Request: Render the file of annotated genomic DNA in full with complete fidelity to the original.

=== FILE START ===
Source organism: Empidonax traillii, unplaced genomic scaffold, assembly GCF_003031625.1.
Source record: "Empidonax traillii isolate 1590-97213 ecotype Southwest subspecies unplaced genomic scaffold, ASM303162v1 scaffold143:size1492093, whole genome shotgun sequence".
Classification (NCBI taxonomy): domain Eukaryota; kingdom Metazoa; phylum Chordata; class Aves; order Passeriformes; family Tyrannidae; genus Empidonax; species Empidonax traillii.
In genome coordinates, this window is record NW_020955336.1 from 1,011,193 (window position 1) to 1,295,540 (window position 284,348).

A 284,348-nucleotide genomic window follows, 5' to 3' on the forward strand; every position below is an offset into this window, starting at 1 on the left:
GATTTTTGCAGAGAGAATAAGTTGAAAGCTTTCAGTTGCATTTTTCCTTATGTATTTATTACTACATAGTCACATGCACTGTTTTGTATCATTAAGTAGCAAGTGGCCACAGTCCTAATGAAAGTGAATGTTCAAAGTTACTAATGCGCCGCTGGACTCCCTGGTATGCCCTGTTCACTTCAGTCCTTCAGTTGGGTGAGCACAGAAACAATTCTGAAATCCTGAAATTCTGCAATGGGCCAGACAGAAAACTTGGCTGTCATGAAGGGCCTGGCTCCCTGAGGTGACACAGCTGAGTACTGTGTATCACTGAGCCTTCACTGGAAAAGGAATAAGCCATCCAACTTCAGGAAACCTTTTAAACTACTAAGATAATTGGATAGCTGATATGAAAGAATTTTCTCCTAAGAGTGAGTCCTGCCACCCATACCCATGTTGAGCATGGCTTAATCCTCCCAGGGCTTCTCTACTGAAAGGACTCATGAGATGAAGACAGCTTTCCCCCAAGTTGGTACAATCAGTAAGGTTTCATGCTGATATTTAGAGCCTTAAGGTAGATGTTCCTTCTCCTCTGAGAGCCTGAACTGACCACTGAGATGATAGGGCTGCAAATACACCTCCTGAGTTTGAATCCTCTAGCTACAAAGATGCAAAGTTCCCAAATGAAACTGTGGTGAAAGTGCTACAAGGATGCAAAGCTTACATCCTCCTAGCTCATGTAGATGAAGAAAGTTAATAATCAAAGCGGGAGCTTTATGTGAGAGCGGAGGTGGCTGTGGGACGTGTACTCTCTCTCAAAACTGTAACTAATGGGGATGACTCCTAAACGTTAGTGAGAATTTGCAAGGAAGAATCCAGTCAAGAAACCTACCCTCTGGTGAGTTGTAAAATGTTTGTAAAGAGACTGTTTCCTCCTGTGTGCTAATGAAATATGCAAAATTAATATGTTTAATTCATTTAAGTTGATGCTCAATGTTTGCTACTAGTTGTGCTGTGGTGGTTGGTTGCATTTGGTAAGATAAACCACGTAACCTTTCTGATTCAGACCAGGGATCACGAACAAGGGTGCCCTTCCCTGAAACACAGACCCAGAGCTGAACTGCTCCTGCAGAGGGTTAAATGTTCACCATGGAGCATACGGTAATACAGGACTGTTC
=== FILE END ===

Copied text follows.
Source organism: Empidonax traillii, unplaced genomic scaffold, assembly GCF_003031625.1.
Source record: "Empidonax traillii isolate 1590-97213 ecotype Southwest subspecies unplaced genomic scaffold, ASM303162v1 scaffold143:size1492093, whole genome shotgun sequence".
Classification (NCBI taxonomy): domain Eukaryota; kingdom Metazoa; phylum Chordata; class Aves; order Passeriformes; family Tyrannidae; genus Empidonax; species Empidonax traillii.
In genome coordinates, this window is record NW_020955336.1 from 1,011,193 (window position 1) to 1,295,540 (window position 284,348).

A 284,348-nucleotide genomic window follows, 5' to 3' on the forward strand; every position below is an offset into this window, starting at 1 on the left:
GATTTTTGCAGAGAGAATAAGTTGAAAGCTTTCAGTTGCATTTTTCCTTATGTATTTATTACTACATAGTCACATGCACTGTTTTGTATCATTAAGTAGCAAGTGGCCACAGTCCTAATGAAAGTGAATGTTCAAAGTTACTAATGCGCCGCTGGACTCCCTGGTATGCCCTGTTCACTTCAGTCCTTCAGTTGGGTGAGCACAGAAACAATTCTGAAATCCTGAAATTCTGCAATGGGCCAGACAGAAAACTTGGCTGTCATGAAGGGCCTGGCTCCCTGAGGTGACACAGCTGAGTACTGTGTATCACTGAGCCTTCACTGGAAAAGGAATAAGCCATCCAACTTCAGGAAACCTTTTAAACTACTAAGATAATTGGATAGCTGATATGAAAGAATTTTCTCCTAAGAGTGAGTCCTGCCACCCATACCCATGTTGAGCATGGCTTAATCCTCCCAGGGCTTCTCTACTGAAAGGACTCATGAGATGAAGACAGCTTTCCCCCAAGTTGGTACAATCAGTAAGGTTTCATGCTGATATTTAGAGCCTTAAGGTAGATGTTCCTTCTCCTCTGAGAGCCTGAACTGACCACTGAGATGATAGGGCTGCAAATACACCTCCTGAGTTTGAATCCTCTAGCTACAAAGATGCAAAGTTCCCAAATGAAACTGTGGTGAAAGTGCTACAAGGATGCAAAGCTTACATCCTCCTAGCTCATGTAGATGAAGAAAGTTAATAATCAAAGCGGGAGCTTTATGTGAGAGCGGAGGTGGCTGTGGGACGTGTACTCTCTCTCAAAACTGTAACTAATGGGGATGACTCCTAAACGTTAGTGAGAATTTGCAAGGAAGAATCCAGTCAAGAAACCTACCCTCTGGTGAGTTGTAAAATGTTTGTAAAGAGACTGTTTCCTCCTGTGTGCTAATGAAATATGCAAAATTAATATGTTTAATTCATTTAAGTTGATGCTCAATGTTTGCTACTAGTTGTGCTGTGGTGGTTGGTTGCATTTGGTAAGATAAACCACGTAACCTTTCTGATTCAGACCAGGGATCACGAACAAGGGTGCCCTTCCCTGAAACACAGACCCAGAGCTGAACTGCTCCTGCAGAGGGTTAAATGTTCACCATGGAGCATACGGTAATACAGGACTGTTC